Balancing Work and Study

Many students worry that taking on a part-time job may be to the detriment of their studies. It isn’t easy balancing work, studies and a social life; but the following tips and ideas may be of some help if you are thinking of taking on a part-time job this year.

study-work-enjoy

General Tips:

  1. Be realistic about the number of work hours you can comfortably take on alongside your college schedule. Some modules will allow you more free time than others, but you need to remember to include time for assignments and studying too.
  2. It is essential to plan ahead – try to anticipate when your busy periods will be, both at college and at work, and then try arrange your life accordingly, so as to accommodate these times and create a balance.
  3. Be honest with your employer, don’t commit yourself to unrealistic shifts or hours that you cannot work. In fact it is advisable to start off with fewer hours and then take on more if you are able to.
  4. DO NOT miss lectures in order to work! Keep your priorities straight: your studies come first, that is what you are here for after all.
  5. Don’t forget to schedule in some down time. If you are working or studying all the time, with no time to relax, you will grow to resent both.
  6. Try to cut back on work hours during assessment (exam) time. This is a stressful period on its own, without the added pressure of having to fit work in.
  7. Remember to mention how you managed to balance work and studies when you go for job interviews. Employers will be impressed with this achievement and your demonstration of time management and organisation.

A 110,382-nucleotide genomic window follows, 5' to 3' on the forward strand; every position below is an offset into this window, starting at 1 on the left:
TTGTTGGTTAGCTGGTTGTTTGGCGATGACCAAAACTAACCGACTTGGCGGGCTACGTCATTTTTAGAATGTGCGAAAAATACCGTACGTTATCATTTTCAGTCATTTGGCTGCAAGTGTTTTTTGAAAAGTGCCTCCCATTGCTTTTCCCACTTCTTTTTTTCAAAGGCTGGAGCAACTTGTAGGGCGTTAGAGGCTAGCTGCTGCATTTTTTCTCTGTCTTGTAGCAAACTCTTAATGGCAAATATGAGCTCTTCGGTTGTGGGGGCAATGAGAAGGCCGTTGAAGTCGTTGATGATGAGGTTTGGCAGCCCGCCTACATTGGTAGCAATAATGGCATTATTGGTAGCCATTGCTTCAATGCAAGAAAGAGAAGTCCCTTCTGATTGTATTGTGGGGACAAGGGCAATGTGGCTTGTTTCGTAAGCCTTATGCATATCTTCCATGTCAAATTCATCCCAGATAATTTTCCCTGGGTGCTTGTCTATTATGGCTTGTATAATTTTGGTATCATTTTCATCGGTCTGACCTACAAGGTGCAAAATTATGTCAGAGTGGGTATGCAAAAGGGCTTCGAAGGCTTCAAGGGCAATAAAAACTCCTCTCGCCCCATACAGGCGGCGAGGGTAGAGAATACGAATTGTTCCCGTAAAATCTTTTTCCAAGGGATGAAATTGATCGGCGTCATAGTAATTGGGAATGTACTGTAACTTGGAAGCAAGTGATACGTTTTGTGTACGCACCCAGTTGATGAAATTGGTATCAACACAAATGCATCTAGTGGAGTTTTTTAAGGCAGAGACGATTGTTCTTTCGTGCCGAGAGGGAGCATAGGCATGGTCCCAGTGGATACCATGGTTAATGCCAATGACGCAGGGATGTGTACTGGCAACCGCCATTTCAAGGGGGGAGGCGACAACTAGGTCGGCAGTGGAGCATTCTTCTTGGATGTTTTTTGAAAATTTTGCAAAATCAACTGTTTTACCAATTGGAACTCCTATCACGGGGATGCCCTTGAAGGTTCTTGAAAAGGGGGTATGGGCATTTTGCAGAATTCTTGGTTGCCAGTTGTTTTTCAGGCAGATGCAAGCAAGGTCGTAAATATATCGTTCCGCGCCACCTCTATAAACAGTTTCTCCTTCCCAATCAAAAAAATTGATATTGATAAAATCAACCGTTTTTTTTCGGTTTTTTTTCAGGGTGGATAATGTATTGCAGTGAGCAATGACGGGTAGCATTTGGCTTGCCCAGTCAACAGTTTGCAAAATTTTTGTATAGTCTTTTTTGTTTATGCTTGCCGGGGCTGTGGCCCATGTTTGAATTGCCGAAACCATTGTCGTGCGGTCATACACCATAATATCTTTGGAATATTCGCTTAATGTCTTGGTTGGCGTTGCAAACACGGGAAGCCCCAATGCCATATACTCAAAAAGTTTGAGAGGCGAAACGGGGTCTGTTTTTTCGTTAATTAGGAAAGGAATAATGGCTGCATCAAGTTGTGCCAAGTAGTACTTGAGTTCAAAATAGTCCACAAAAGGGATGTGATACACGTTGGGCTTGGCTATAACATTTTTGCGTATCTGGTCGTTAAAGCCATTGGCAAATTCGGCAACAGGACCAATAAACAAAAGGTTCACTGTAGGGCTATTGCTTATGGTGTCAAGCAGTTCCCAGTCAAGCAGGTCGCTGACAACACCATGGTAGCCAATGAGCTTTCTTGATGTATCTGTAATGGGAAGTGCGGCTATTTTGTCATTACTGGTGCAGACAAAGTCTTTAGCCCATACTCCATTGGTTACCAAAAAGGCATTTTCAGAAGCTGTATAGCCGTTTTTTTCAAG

First Learn

 

Create a Weekly Schedule:

By creating a detailed schedule for each day, you will be able to see how you can make the best use of your time. It helps to start off with an hour-by-hour schedule which includes all your commitments i.e. classes, work, social activities, extra-mural activities, meals etc. Listing all your commitments will give you a clear idea of whether you are perhaps taking on too much, or where you can possibly cut back on certain activities.

Once you have created a list of all your commitments, you then need to organise them in terms of priority: rank each in terms of time spent and importance to you e.g. if good results are important to you, you need to schedule in extra time for studying and working on assignments earlier in your day so that you don’t put it off and risk falling behind.

It is important to stay organised, meet all your responsibilities and stick to your schedule.

Daily Schedule

 

Create a Monthly Schedule:

Next you need to draw up a monthly schedule, including all your assignment due dates, exams, personal events etc. This will give you an overview of what your month looks like, where your quiet and busy times are and how to schedule around them.

Monthly Schedule

 

Manage Your Stress Levels:

  • Make time for exercise.
  • Remember to eat – avoid junk food and limit your alcohol intake
  • Schedule in time for rest and relaxation – you need to have time that is completely free of work and studying, time to spend with your family and friends or just alone doing what you enjoy.
  • Learn to say “no” – you do not need to accept every invitation or offer of an extra shift at work

References:

Rodriguez, D. (2010, March 17). Balancing Work and College. Retrieved from: http://www.everydayhealth.com/college-health/balancing-work-and-college.aspx

Work / Study Balance. (n.d.). Retrieved from: http://www.kcl.ac.uk/campuslife/services/student-advice-support/how/employment/balance.aspx